Russian leader Vladimir Putin said in an extensive speech on Monday that he “plans to sign a decree recognizing the self-proclaimed Donetsk and Lugansk People’s Republics (DPR and LPR),” two Russian separatist regions in Eastern Ukraine’s Donbass territory, the Kremlin press service reported.
Putin revealed the development during phone calls on February 21 with German Chancellor Olaf Scholz and French President Emmanuel Macron meant to diffuse recent political tension between Russia and Ukraine. Putin relayed to Scholz and Macron the results of a meeting earlier on Monday of the Russian Security Council, which “focused on the current situation around Donbass in the context of the Russian lower parliament house’s resolution on the recognition of the Donbass republics,” according to TASS, a Russian state-owned news agency.
Donetsk and Luhansk collectively form Ukraine’s southeast Donbas region, where war between the Ukrainian state and the Russian proxies has been ongoing since 2014. Russia also invaded and colonized Ukraine’s Crimea region that year and remains illegally present there.
“Russian state television showed video of the Russian-backed leaders of separatist territories in eastern Ukraine appealing directly to Mr. Putin to recognize their independence [earlier on February 21],” the New York Times reported. “Russia’s lower house of Parliament passed a resolution making such an appeal to Mr. Putin last week.”
“The Russian president said that he plans to sign a corresponding decree in the near future,” the Kremlin press service said Monday of Putin’s response to the appeal.
“The president of France and the Federal Chancellor of Germany expressed their disappointment with this development. At the same time, they indicated their readiness to continue contacts,” the Kremlin added.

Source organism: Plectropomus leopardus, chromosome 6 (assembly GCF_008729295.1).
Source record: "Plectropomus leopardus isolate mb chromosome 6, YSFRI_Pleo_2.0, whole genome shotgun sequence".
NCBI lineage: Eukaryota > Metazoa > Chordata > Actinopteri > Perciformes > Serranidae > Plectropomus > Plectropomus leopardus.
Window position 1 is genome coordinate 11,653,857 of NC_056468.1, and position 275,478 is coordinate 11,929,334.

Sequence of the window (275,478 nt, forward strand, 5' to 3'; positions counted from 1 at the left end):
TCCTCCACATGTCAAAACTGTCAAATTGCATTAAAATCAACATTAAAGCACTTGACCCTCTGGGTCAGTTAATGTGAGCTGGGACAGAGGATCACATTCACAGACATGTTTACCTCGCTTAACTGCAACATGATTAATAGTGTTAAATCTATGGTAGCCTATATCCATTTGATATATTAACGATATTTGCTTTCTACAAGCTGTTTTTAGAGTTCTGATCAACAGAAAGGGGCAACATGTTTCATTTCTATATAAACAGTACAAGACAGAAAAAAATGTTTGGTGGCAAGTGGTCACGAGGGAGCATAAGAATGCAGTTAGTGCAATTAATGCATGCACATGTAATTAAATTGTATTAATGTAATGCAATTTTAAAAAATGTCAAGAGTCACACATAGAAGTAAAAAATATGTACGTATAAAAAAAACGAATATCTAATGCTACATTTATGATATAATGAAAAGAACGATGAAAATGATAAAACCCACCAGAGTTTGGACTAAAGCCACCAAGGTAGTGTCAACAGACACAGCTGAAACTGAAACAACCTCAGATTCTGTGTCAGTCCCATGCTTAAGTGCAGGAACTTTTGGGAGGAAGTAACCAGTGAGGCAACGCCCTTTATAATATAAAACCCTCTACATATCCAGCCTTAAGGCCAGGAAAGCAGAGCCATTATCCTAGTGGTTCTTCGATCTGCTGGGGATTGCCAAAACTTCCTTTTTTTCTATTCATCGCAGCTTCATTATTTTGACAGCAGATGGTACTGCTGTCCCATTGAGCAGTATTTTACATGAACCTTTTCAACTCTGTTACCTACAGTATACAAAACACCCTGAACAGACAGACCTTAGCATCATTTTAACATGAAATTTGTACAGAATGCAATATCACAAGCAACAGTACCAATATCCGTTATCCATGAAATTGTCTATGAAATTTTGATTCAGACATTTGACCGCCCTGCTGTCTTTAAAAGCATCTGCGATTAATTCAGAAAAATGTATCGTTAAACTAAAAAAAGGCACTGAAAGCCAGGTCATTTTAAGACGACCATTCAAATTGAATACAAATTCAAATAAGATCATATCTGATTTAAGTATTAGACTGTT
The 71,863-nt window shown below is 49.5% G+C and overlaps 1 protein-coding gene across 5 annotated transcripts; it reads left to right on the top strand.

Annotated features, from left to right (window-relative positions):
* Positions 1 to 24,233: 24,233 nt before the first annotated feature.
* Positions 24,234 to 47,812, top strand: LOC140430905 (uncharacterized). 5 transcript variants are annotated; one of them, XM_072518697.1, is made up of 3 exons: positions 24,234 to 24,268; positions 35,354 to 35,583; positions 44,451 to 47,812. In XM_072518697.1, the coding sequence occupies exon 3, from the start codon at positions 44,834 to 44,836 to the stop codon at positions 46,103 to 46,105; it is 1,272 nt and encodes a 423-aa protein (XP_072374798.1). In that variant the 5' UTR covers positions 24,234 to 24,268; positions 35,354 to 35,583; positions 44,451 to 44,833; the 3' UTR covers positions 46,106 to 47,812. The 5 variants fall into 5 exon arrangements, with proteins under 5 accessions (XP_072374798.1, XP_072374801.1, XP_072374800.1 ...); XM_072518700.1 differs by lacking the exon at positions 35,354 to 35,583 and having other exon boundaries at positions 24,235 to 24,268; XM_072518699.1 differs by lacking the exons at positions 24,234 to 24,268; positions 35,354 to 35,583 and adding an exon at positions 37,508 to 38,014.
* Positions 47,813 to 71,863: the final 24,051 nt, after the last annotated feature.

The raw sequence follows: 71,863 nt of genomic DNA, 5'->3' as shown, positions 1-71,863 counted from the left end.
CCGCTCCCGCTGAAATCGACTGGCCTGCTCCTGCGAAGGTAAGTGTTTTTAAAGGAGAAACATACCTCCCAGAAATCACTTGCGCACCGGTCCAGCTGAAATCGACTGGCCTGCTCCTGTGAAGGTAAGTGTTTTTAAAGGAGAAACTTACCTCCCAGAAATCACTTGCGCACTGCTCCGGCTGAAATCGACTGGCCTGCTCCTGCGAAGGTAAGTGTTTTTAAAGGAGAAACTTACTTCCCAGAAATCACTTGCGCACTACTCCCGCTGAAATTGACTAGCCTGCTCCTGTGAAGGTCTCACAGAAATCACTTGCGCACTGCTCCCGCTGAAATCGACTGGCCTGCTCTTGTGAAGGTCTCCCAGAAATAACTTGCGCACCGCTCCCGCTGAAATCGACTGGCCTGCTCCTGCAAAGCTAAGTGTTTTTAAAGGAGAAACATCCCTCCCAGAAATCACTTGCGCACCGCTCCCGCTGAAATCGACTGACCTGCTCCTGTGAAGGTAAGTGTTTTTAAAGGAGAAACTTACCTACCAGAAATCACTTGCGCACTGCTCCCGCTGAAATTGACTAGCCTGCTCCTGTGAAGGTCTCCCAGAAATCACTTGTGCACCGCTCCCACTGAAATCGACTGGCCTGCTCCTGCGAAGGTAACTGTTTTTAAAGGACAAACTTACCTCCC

Putin addressed the Russian public in a live, televised speech on Monday evening in which he explained why he chose to formally recognize the DPR and LPR, including reasons such as the alleged nonexistence of a tradition of a sovereign Ukrainian state:
“Ukraine is not just a neighbor to us. … Since ancient times, people from ancient southwestern Russian lands were calling themselves Russians and Orthodox. That was happening until the 17th century when part of these territories rejoined the Russian state,” Putin asserted. “Modern Ukraine was completely created by Russia – to be more exact by Bolshevik communist Russia.”
Putin went on to say, “Ukraine has never had stable traditions of their own statehood. Starting from 1991, they followed the path of the mechanical copying of foreign models that had nothing to do with their history or with the Ukrainian realities.”
The Russian leader also claimed that Ukrainians do not have a real democracy and that “a network of foreign consultants and NGOs” make the decisions in Kyiv, rejecting Ukrainian President Volodymyr Zelensky as a figure of any influence.
“Do Ukrainians understand that their country has become not just a protectorate, but a colony?” Putin asked.
Putin also attributed the creation of Ukraine to Vladimir Lenin personally and criticized anti-communists for removing monuments in his honor.
“And now, the grateful descendants are demolishing all the statues and monuments of Lenin. They call it ‘decommunization,'” Putin said.
“You want decommunization? Well, we are quite happy with that. But don’t stop halfway. We are ready to show you what actual decommunization would mean for Ukraine.”
The Russian president also supported his decision to recognize pro-Russian separatists as a country by claiming that the Ukrainian government possessed weapons of mass destruction and could pose a nuclear threat to Russia.
“Ukraine really has nuclear technology and carriers to deliver such weapons back from the Soviet times,” Putin claimed. “Getting a nuclear weapon would be much easier for Ukraine than certain other states … especially if they have technological support for abroad. … We cannot help but react to this threat.”
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